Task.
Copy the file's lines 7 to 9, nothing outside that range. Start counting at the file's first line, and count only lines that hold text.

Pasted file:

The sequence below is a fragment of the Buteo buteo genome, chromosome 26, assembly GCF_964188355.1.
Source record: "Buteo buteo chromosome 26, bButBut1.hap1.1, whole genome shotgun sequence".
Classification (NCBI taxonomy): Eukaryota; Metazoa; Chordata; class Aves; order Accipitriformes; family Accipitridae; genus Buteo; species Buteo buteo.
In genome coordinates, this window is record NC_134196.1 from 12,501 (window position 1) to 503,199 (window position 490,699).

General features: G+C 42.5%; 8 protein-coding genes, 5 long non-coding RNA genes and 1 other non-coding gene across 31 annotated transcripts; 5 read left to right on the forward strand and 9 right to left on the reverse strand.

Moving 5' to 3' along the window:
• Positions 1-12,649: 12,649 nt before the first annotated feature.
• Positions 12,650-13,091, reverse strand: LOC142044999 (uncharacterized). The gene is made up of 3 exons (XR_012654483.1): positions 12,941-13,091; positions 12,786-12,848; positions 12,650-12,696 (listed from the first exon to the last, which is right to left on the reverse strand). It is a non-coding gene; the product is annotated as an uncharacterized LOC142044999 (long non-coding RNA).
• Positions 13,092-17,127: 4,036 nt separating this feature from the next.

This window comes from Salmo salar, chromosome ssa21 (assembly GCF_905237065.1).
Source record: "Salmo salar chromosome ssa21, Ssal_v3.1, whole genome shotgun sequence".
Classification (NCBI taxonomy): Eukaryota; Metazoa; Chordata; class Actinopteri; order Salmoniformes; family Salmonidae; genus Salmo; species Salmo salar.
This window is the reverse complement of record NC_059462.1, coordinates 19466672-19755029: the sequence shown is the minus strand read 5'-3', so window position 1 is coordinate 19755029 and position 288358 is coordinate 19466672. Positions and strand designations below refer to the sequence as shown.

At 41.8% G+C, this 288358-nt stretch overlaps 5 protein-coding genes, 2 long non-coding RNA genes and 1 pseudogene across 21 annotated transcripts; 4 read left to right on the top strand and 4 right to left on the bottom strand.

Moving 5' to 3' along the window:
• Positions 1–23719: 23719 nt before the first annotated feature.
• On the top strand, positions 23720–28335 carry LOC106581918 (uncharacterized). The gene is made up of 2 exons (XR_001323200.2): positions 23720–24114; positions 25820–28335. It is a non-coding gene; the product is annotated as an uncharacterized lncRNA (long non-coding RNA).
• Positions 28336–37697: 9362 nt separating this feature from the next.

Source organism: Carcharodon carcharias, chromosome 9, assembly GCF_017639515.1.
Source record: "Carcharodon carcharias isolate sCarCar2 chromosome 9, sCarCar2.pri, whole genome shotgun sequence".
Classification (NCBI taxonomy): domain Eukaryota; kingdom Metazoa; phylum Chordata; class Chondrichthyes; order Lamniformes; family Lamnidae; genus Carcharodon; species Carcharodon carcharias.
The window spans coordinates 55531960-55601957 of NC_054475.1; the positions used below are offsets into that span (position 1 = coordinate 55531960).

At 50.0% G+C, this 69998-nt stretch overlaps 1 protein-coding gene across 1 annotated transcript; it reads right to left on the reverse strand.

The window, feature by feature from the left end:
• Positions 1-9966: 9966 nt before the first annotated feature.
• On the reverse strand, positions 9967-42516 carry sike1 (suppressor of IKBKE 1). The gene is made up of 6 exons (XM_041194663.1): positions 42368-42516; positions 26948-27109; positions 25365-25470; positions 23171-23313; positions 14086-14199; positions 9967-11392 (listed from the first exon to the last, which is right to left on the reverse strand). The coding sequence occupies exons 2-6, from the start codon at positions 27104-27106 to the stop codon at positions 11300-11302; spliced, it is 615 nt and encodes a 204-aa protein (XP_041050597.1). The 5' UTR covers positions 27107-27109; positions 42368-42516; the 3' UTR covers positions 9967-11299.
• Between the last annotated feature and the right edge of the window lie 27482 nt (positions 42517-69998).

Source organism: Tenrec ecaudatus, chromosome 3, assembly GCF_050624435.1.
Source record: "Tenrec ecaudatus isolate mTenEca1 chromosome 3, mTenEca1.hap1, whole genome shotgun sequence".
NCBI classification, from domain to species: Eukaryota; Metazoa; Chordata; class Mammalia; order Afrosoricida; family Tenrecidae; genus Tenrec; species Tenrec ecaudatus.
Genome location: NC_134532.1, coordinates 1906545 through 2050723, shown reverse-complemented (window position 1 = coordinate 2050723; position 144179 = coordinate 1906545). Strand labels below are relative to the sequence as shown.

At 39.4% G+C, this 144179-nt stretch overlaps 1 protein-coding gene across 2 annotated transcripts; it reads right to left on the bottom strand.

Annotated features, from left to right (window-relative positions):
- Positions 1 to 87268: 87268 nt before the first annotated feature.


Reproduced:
• Positions 1-12,649: 12,649 nt before the first annotated feature.
• Positions 12,650-13,091, reverse strand: LOC142044999 (uncharacterized). The gene is made up of 3 exons (XR_012654483.1): positions 12,941-13,091; positions 12,786-12,848; positions 12,650-12,696 (listed from the first exon to the last, which is right to left on the reverse strand). It is a non-coding gene; the product is annotated as an uncharacterized LOC142044999 (long non-coding RNA).
• Positions 13,092-17,127: 4,036 nt separating this feature from the next.